The most significant changes are that independent contractors will be covered by the law and that employees will be protected if they disclose activity that they reasonably believe violates any law — regardless of whether that law relates to public health and safety. Below is a summary of those and other changes: 

  • More workers are covered: the definition of “employee” will include former employees and independent contractors.
  • More governmental actions are “laws”: Executive orders and judicial or administrative decisions, rulings and orders will be within the definition of “law, rule, or regulation.”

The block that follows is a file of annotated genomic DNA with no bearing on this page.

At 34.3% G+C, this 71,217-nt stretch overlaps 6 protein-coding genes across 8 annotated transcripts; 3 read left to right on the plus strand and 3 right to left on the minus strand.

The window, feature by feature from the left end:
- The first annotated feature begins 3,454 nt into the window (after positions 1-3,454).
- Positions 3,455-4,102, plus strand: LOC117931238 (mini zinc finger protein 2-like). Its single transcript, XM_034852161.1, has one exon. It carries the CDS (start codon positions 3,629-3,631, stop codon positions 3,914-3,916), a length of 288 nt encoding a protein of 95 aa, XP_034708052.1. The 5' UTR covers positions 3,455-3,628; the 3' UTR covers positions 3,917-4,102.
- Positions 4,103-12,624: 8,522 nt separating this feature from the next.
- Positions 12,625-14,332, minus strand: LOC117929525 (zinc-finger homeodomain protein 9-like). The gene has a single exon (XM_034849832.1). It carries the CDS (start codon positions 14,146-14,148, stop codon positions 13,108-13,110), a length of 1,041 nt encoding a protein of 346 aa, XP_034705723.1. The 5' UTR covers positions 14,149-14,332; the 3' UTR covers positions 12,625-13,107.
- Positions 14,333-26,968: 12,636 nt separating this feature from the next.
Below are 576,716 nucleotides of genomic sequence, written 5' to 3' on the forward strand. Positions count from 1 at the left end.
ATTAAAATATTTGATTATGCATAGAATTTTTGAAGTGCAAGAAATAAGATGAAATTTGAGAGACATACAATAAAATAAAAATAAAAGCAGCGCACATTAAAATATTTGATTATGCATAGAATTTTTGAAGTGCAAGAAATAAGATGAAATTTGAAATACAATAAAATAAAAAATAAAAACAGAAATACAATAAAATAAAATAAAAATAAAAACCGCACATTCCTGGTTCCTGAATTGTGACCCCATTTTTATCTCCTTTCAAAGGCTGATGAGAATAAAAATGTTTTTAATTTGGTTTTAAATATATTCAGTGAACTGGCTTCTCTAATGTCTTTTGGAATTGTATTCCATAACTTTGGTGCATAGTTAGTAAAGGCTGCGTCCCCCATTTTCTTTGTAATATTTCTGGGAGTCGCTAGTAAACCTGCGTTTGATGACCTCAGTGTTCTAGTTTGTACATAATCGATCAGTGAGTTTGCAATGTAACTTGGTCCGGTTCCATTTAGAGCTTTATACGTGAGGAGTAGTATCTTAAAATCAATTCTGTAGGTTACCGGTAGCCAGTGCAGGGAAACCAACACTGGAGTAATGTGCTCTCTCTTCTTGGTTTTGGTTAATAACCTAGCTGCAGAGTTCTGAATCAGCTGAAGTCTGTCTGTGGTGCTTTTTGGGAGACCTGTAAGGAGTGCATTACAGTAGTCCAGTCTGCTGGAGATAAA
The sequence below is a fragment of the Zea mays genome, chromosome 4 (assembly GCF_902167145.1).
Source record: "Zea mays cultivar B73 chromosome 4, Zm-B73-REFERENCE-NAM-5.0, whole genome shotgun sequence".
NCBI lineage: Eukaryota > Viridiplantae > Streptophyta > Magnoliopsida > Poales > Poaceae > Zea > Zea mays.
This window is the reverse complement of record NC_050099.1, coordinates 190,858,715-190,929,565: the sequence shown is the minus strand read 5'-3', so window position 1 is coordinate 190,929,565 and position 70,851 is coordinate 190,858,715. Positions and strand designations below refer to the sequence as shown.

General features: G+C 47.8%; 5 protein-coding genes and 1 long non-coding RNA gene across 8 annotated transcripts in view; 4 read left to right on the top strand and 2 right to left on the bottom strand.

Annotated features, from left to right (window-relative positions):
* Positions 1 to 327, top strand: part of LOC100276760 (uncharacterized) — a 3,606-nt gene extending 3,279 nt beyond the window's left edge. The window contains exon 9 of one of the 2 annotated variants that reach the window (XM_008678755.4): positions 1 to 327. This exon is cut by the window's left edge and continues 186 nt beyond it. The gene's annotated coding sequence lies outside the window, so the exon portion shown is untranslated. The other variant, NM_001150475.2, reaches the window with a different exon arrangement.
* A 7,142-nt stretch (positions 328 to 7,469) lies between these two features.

• More employer actions are considered “retaliatory”: the revised law clarifies that for employer actions to be “retaliatory,” they need not be “personnel” actions, likely because former employees and independent contractors are now covered. In addition to actions that would commonly be understood to constitute retaliation, such as actual or threatened termination, suspension or demotion, employers may not (1) take action that would harm a former employee’s current or future employment, such as “blackballing” within an industry; or (2) report or threaten to report the immigration status of the employee or the employee’s family member.